President Thomas S. Monson has called upon Latter-day Saints to continue in our faith and prayers that “areas where our influence is limited and where we are not allowed to share the gospel” will be opened (see sidebar on page 25). He was present at the landmark meeting in 1974 when President Spencer W. Kimball (1895–1985) called upon Church leaders to lengthen their strides and enlarge their vision in magnifying the missionary program worldwide and “in finding the keys that have apparently been lost to many nations wherein we can open those worlds.”1
President Monson promises that miracles can occur as we continue in our faith and prayers. He knows from experience that this is true. In the years following President Kimball’s plea, he saw a dramatic increase in the number of missionaries and convert baptisms.2 He witnessed the opening of many areas as Latter-day Saints obeyed President Kimball’s request to pray that the nations of the world would open their doors to the preaching of the gospel. President Monson was instrumental in the construction of the Freiberg Germany Temple. He witnessed the opening of many countries to the gospel after the fall of the Berlin Wall in 1989.3
He and all latter-day prophets since the Restoration of the gospel know that these words written by the Prophet Joseph Smith in March 1842 are true: “The Standard of Truth has been erected; no unhallowed hand can stop the work from progressing; persecutions may rage, mobs may combine, armies may assemble, calumny may defame, but the truth of God will go forth boldly, nobly, and independent, till it has penetrated every continent, visited every clime, swept every country, and sounded in every ear, till the purposes of God shall be accomplished, and the Great Jehovah shall say the work is done.”4
Let us unite our faith and prayers so that areas now closed will open and miracles will occur as we accept the challenge from President Monson.
Left: Statue of Samuel H. Smith, by D. J. Bawden
Right: Embarkation of the Saints at Liverpool, by Ken Baxter
Left: photograph of 1882 meetinghouse courtesy of Church History Museum; above: The Promise, by Al Rounds
Below left: Building Now for Eternity, by Sylvia Huege de Serville, Fourth International Art Competition
Below: Lehi’s Dream, by Araceli Andrade, Seventh International Art Competition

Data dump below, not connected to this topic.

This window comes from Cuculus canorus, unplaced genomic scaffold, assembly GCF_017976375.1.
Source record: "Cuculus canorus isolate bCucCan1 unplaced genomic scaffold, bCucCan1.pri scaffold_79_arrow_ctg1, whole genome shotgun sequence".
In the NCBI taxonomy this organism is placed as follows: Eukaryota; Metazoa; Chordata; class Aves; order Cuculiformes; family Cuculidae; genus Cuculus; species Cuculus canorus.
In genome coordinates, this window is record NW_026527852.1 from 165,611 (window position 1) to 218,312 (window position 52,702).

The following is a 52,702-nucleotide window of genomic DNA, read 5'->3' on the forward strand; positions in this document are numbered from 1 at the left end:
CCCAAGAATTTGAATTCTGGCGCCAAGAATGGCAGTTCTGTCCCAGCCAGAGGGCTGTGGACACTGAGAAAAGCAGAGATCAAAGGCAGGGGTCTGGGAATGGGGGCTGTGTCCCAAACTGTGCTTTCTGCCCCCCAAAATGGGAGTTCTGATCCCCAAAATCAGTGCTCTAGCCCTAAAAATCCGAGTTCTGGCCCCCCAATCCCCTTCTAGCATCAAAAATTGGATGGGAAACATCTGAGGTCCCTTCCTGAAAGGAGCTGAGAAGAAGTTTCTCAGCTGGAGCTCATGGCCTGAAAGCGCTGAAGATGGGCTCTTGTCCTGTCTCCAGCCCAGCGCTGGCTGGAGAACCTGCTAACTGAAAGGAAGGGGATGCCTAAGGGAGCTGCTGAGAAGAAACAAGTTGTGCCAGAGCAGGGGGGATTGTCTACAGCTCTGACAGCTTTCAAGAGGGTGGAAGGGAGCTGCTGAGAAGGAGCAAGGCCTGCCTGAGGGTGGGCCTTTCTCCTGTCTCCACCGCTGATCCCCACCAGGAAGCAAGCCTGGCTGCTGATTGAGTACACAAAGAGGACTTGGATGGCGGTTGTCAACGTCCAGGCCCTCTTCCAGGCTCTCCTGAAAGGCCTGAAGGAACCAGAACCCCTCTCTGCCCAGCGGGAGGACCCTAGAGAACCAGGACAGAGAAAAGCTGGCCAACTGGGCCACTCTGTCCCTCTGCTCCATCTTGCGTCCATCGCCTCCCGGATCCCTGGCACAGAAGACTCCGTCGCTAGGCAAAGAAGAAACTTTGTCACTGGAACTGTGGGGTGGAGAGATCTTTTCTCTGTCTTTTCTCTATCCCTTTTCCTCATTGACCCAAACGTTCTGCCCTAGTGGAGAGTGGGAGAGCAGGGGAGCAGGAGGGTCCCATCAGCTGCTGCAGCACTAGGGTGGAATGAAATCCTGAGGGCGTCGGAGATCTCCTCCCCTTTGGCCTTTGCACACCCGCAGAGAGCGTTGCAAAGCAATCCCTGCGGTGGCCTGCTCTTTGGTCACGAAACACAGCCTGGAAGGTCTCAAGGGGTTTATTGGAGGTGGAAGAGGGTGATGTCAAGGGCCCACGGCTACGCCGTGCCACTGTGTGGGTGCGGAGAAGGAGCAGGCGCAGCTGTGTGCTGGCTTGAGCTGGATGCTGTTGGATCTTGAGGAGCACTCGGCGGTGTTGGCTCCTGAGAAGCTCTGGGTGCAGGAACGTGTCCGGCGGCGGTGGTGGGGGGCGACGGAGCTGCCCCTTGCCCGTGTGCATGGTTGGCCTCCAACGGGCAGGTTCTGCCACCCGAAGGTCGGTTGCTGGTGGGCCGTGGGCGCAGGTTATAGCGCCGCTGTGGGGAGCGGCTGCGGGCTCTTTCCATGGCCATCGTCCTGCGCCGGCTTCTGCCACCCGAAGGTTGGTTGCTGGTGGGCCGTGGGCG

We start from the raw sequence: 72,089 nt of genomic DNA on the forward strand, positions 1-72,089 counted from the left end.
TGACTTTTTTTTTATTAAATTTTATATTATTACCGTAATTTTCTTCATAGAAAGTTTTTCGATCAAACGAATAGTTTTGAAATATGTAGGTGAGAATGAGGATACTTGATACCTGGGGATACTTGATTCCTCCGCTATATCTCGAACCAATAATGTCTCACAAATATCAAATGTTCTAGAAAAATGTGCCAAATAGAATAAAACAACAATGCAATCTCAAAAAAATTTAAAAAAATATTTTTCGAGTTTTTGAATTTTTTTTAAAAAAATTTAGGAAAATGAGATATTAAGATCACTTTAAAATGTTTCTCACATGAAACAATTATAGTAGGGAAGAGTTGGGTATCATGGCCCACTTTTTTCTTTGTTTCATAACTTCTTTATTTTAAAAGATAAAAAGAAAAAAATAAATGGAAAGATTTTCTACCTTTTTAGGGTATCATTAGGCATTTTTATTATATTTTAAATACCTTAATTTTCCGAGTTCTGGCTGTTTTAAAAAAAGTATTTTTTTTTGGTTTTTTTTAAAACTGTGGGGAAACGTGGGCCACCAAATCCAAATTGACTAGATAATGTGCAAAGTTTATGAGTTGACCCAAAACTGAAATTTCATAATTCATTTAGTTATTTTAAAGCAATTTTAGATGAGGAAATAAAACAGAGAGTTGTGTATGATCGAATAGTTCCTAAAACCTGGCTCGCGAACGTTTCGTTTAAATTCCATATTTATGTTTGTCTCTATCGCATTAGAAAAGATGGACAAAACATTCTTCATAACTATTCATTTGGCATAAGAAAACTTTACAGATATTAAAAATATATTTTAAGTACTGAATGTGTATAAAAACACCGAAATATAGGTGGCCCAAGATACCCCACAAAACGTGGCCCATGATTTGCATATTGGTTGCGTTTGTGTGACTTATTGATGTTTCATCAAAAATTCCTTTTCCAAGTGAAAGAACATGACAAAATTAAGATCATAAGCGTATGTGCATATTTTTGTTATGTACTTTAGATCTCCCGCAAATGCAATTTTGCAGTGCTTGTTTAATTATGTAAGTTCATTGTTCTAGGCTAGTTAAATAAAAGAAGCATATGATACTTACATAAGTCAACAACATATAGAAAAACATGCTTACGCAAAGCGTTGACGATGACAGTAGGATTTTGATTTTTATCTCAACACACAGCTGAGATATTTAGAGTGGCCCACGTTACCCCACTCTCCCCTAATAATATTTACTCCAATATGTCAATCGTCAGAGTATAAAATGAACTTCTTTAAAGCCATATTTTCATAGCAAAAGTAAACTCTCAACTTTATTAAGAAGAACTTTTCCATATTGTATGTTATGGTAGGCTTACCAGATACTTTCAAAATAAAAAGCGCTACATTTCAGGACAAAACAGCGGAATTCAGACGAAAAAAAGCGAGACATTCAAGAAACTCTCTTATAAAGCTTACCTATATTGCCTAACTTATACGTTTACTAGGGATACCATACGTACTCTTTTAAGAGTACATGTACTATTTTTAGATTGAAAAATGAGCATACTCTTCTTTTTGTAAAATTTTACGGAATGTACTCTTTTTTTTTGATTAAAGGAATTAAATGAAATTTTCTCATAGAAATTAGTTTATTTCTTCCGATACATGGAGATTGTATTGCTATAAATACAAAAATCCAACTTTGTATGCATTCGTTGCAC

Top: photograph of Nigerian baptisms in 1978 by Janath Cannon
Above: Ordination in Sierra Leone by Latter-day Saints, by Emile Wilson
Right: Baptism in Sierra Leone, by Emile Wilson
Top left: The Lamanites Blossom Like the Rose in the Desert, by Maria Gladis Barrientos de Monterroso, Third International Art Competition
Left: Joseph Smith’s First Vision, by Januza Mostyl, courtesy of Church History Museum
Top right: photograph of President Hinckley by Gerry Avant
Top center: Unfading Missionaries, by Jueling Chen, Fourth International Art Competition, may not be copied
Right: Dedication of Russia, by Emin Zulfugarov
“I would ask that your faith and prayers continue to be offered in behalf of those areas where our influence is limited and where we are not allowed to share the gospel freely at this time. Miracles can occur as we do so.”
President Thomas S. Monson, “Welcome to Conference,” Liahona and Ensign, Nov. 2009, 6.
In 1964 Joseph William Billy Johnson read the testimony of the Prophet Joseph Smith and the Book of Mormon and found them to be the true word of God. Soon he was constrained by the Spirit to go from door-to-door sharing the message. Eventually he built up 10 congregations with over 1,000 believers. In June 1978 he had a strong impression to listen to the British Broadcasting Corporation on the radio. He recalled, “I heard the message of President Spencer W. Kimball that all worthy males in the world could receive the priesthood. I burst into tears of joy.”
See E. Dale LeBaron, “Steadfast African Pioneer,” Ensign, Dec. 1999, 45.
Japan: The Church Grows in Asia
Top far right: photograph of missionaries in Japan courtesy of Church History Museum
At a fireside in Tokyo, Japan, in 1996, President Gordon B. Hinckley told members about the visit of Elder Heber J. Grant, then a member of the Quorum of the Twelve Apostles, to Japan in 1901: “He and three other missionaries … went to a quiet and secluded place and dedicated Japan for the preaching of the gospel.”
After noting the growth of the Church in Japan (home to more than 123,000 members today), President Hinckley said, “If President Grant were here now, he would weep with gratitude.”5
Spencer W. Kimball, “When the World Will Be Converted,” Ensign, Oct. 1974, 3.
See “Status Report on Missionary Work: A Conversation with Elder Thomas S. Monson, Chairman of the Missionary Committee of the Council of the Twelve,” Ensign, Oct. 1977, 8.
See Garold and Norma Davis, “Behind the Wall: The Church in Eastern Germany,” Tambuli, Feb. 1992, 12; Ensign, Apr. 1991, 22.
History of the Church, 4:540.
“President Hinckley Visits Asian Saints, Dedicates Hong Kong Temple,” Ensign, Aug. 1996, 74.